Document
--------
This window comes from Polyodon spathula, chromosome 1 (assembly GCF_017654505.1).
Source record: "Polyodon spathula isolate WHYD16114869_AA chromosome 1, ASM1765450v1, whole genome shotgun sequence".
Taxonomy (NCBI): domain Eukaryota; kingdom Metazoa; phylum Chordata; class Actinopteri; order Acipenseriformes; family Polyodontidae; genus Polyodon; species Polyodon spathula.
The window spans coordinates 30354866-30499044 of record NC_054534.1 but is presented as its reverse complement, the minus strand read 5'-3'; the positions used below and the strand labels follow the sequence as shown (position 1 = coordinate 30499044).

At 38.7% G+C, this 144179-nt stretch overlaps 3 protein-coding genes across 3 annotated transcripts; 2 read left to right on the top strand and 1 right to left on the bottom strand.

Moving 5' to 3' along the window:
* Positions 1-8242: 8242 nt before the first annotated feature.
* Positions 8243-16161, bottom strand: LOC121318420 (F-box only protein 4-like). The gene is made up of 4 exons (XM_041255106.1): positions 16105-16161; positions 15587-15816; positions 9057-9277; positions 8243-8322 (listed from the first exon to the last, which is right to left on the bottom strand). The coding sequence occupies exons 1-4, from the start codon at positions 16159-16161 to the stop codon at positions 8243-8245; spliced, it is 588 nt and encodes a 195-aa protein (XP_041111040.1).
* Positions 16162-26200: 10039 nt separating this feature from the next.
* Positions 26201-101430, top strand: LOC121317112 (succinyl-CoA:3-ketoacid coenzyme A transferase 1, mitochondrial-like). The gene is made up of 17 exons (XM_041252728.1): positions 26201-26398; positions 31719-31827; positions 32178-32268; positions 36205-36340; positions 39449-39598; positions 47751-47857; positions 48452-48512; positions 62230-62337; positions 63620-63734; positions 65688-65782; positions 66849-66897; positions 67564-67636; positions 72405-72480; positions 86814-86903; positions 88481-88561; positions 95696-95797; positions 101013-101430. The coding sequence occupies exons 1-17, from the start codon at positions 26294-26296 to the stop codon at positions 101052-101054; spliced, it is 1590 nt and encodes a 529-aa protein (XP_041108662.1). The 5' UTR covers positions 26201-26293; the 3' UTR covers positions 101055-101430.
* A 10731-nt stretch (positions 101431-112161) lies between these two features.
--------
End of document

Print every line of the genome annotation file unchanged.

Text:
This window comes from Polyodon spathula, chromosome 1 (assembly GCF_017654505.1).
Source record: "Polyodon spathula isolate WHYD16114869_AA chromosome 1, ASM1765450v1, whole genome shotgun sequence".
Taxonomy (NCBI): domain Eukaryota; kingdom Metazoa; phylum Chordata; class Actinopteri; order Acipenseriformes; family Polyodontidae; genus Polyodon; species Polyodon spathula.
The window spans coordinates 30354866-30499044 of record NC_054534.1 but is presented as its reverse complement, the minus strand read 5'-3'; the positions used below and the strand labels follow the sequence as shown (position 1 = coordinate 30499044).

At 38.7% G+C, this 144179-nt stretch overlaps 3 protein-coding genes across 3 annotated transcripts; 2 read left to right on the top strand and 1 right to left on the bottom strand.

Moving 5' to 3' along the window:
* Positions 1-8242: 8242 nt before the first annotated feature.
* Positions 8243-16161, bottom strand: LOC121318420 (F-box only protein 4-like). The gene is made up of 4 exons (XM_041255106.1): positions 16105-16161; positions 15587-15816; positions 9057-9277; positions 8243-8322 (listed from the first exon to the last, which is right to left on the bottom strand). The coding sequence occupies exons 1-4, from the start codon at positions 16159-16161 to the stop codon at positions 8243-8245; spliced, it is 588 nt and encodes a 195-aa protein (XP_041111040.1).
* Positions 16162-26200: 10039 nt separating this feature from the next.
* Positions 26201-101430, top strand: LOC121317112 (succinyl-CoA:3-ketoacid coenzyme A transferase 1, mitochondrial-like). The gene is made up of 17 exons (XM_041252728.1): positions 26201-26398; positions 31719-31827; positions 32178-32268; positions 36205-36340; positions 39449-39598; positions 47751-47857; positions 48452-48512; positions 62230-62337; positions 63620-63734; positions 65688-65782; positions 66849-66897; positions 67564-67636; positions 72405-72480; positions 86814-86903; positions 88481-88561; positions 95696-95797; positions 101013-101430. The coding sequence occupies exons 1-17, from the start codon at positions 26294-26296 to the stop codon at positions 101052-101054; spliced, it is 1590 nt and encodes a 529-aa protein (XP_041108662.1). The 5' UTR covers positions 26201-26293; the 3' UTR covers positions 101055-101430.
* A 10731-nt stretch (positions 101431-112161) lies between these two features.